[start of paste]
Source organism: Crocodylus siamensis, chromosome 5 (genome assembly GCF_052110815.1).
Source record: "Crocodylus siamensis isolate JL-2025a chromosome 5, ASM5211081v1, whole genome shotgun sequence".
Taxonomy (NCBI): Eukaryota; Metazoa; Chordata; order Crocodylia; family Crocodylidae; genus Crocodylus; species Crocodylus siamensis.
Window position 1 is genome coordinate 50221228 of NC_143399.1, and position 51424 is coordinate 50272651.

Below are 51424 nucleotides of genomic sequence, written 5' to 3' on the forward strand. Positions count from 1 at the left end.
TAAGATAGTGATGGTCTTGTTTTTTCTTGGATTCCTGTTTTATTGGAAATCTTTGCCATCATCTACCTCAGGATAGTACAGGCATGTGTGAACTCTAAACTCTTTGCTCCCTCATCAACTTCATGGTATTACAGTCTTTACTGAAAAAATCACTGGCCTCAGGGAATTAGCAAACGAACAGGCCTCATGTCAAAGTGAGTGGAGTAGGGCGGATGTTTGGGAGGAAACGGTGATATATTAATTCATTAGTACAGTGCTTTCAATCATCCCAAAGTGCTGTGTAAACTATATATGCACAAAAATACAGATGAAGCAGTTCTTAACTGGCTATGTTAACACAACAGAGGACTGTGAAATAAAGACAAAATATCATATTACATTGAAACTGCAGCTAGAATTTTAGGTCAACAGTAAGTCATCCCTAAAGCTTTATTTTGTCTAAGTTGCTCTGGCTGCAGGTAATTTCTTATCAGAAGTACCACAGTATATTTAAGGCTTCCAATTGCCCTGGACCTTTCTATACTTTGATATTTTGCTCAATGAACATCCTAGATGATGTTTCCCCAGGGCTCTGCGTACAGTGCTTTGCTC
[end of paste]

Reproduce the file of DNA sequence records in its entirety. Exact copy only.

Source organism: Crocodylus siamensis, chromosome 5 (genome assembly GCF_052110815.1).
Source record: "Crocodylus siamensis isolate JL-2025a chromosome 5, ASM5211081v1, whole genome shotgun sequence".
Taxonomy (NCBI): Eukaryota; Metazoa; Chordata; order Crocodylia; family Crocodylidae; genus Crocodylus; species Crocodylus siamensis.
Window position 1 is genome coordinate 50221228 of NC_143399.1, and position 51424 is coordinate 50272651.

Below are 51424 nucleotides of genomic sequence, written 5' to 3' on the forward strand. Positions count from 1 at the left end.
TAAGATAGTGATGGTCTTGTTTTTTCTTGGATTCCTGTTTTATTGGAAATCTTTGCCATCATCTACCTCAGGATAGTACAGGCATGTGTGAACTCTAAACTCTTTGCTCCCTCATCAACTTCATGGTATTACAGTCTTTACTGAAAAAATCACTGGCCTCAGGGAATTAGCAAACGAACAGGCCTCATGTCAAAGTGAGTGGAGTAGGGCGGATGTTTGGGAGGAAACGGTGATATATTAATTCATTAGTACAGTGCTTTCAATCATCCCAAAGTGCTGTGTAAACTATATATGCACAAAAATACAGATGAAGCAGTTCTTAACTGGCTATGTTAACACAACAGAGGACTGTGAAATAAAGACAAAATATCATATTACATTGAAACTGCAGCTAGAATTTTAGGTCAACAGTAAGTCATCCCTAAAGCTTTATTTTGTCTAAGTTGCTCTGGCTGCAGGTAATTTCTTATCAGAAGTACCACAGTATATTTAAGGCTTCCAATTGCCCTGGACCTTTCTATACTTTGATATTTTGCTCAATGAACATCCTAGATGATGTTTCCCCAGGGCTCTGCGTACAGTGCTTTGCTC